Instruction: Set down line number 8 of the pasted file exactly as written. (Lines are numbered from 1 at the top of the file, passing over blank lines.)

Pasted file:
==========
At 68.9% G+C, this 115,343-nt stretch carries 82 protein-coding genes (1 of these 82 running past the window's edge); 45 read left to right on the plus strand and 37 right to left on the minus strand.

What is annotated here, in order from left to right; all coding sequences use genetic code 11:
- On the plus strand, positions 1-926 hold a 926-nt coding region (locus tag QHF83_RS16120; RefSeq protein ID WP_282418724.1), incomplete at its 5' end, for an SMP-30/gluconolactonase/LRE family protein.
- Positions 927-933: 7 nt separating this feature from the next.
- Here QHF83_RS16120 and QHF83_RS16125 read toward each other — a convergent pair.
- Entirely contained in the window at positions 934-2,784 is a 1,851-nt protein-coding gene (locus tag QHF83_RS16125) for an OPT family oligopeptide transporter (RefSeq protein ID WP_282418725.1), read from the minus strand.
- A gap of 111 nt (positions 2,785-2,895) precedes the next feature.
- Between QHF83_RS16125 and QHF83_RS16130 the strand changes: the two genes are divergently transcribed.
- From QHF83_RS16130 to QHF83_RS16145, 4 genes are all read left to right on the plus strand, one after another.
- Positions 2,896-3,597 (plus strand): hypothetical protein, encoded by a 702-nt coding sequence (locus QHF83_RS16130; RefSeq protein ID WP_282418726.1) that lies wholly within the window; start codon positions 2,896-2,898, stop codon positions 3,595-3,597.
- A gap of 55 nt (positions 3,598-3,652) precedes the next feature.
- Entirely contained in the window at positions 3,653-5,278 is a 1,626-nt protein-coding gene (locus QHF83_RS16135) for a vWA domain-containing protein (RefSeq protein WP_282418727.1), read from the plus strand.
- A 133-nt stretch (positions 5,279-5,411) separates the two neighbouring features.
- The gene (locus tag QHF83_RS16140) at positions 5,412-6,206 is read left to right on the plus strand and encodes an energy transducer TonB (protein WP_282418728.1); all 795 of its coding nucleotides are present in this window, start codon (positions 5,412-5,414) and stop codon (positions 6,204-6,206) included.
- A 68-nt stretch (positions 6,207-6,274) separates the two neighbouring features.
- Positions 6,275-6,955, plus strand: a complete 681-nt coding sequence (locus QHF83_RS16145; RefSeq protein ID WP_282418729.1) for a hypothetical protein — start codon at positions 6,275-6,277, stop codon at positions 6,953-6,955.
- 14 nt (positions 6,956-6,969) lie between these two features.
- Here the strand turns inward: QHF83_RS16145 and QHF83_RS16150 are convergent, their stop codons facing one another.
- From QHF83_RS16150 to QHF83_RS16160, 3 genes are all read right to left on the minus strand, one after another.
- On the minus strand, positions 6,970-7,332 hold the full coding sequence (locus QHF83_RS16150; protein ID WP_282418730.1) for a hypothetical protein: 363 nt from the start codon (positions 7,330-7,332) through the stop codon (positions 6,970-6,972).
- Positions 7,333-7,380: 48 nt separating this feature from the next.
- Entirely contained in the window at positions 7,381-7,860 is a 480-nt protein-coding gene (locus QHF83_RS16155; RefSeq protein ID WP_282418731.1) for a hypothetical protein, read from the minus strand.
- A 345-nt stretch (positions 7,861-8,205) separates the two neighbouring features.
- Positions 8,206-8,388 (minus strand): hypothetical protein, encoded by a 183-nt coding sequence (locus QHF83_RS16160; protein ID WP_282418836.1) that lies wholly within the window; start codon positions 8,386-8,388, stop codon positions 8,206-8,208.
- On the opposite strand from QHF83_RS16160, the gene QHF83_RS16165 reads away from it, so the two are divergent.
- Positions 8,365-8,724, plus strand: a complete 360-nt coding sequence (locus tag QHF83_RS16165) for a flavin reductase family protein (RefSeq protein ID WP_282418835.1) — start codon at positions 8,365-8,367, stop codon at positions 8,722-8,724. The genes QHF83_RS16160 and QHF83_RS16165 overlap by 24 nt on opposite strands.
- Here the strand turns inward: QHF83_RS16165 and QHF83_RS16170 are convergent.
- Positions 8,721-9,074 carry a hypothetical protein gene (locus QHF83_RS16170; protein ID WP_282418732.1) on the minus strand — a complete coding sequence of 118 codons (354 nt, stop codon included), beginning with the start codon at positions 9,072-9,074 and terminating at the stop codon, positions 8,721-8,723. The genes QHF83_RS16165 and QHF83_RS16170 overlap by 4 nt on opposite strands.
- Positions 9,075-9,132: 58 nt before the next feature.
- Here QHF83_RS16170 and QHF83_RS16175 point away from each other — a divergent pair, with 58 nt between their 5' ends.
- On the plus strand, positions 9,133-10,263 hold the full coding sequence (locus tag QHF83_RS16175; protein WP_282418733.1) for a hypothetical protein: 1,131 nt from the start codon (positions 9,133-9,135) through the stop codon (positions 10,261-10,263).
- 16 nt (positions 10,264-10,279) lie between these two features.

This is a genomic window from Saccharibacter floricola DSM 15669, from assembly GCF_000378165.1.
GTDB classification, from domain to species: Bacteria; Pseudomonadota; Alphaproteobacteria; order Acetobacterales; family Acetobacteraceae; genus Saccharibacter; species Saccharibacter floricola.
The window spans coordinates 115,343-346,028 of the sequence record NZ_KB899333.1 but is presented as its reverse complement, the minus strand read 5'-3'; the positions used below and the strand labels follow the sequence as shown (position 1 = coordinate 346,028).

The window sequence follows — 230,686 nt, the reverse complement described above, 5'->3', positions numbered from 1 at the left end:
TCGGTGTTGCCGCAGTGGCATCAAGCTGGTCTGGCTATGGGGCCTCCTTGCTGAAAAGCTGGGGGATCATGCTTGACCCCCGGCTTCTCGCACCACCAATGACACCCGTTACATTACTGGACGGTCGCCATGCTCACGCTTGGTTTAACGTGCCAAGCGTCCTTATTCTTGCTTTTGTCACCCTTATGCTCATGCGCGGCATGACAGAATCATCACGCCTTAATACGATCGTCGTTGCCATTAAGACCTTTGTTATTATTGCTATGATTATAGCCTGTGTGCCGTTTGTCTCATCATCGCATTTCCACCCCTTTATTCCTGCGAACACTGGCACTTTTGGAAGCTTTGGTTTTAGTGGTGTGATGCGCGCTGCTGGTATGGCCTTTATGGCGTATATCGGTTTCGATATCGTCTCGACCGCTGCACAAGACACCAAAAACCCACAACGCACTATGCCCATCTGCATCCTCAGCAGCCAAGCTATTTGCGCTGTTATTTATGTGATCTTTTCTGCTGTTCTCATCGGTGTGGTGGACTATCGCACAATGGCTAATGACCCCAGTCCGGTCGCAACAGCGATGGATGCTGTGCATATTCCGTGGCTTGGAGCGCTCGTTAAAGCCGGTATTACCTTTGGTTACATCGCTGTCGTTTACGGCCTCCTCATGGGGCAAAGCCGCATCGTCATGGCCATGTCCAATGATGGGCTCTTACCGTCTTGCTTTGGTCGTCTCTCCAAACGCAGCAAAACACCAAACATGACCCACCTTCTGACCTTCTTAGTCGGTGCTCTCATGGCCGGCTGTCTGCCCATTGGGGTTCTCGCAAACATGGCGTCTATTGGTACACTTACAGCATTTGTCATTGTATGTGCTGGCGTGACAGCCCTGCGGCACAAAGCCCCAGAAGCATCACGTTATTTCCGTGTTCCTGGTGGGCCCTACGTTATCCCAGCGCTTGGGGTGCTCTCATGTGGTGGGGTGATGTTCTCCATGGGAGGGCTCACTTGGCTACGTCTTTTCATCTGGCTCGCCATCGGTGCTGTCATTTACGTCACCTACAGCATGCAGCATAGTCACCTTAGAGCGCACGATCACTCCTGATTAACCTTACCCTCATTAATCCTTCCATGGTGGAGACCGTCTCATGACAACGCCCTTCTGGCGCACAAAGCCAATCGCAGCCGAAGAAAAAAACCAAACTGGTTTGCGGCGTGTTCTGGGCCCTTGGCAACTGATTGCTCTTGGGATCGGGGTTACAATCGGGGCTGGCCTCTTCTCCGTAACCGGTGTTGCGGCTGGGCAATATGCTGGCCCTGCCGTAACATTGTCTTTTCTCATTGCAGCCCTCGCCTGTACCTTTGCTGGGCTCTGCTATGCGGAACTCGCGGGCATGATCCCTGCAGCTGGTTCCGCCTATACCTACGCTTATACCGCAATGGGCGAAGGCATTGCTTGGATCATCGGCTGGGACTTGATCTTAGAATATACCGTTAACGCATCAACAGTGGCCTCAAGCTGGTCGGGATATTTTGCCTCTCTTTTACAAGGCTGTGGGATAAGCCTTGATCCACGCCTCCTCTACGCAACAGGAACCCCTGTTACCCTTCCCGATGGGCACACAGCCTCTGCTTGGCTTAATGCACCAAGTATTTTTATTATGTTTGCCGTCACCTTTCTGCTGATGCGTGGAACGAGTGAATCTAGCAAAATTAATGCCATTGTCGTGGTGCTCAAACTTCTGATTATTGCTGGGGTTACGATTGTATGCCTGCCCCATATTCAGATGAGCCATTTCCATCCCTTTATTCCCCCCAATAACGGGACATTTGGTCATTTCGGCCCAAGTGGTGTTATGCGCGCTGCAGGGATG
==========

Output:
- Between QHF83_RS16125 and QHF83_RS16130 the strand changes: the two genes are divergently transcribed.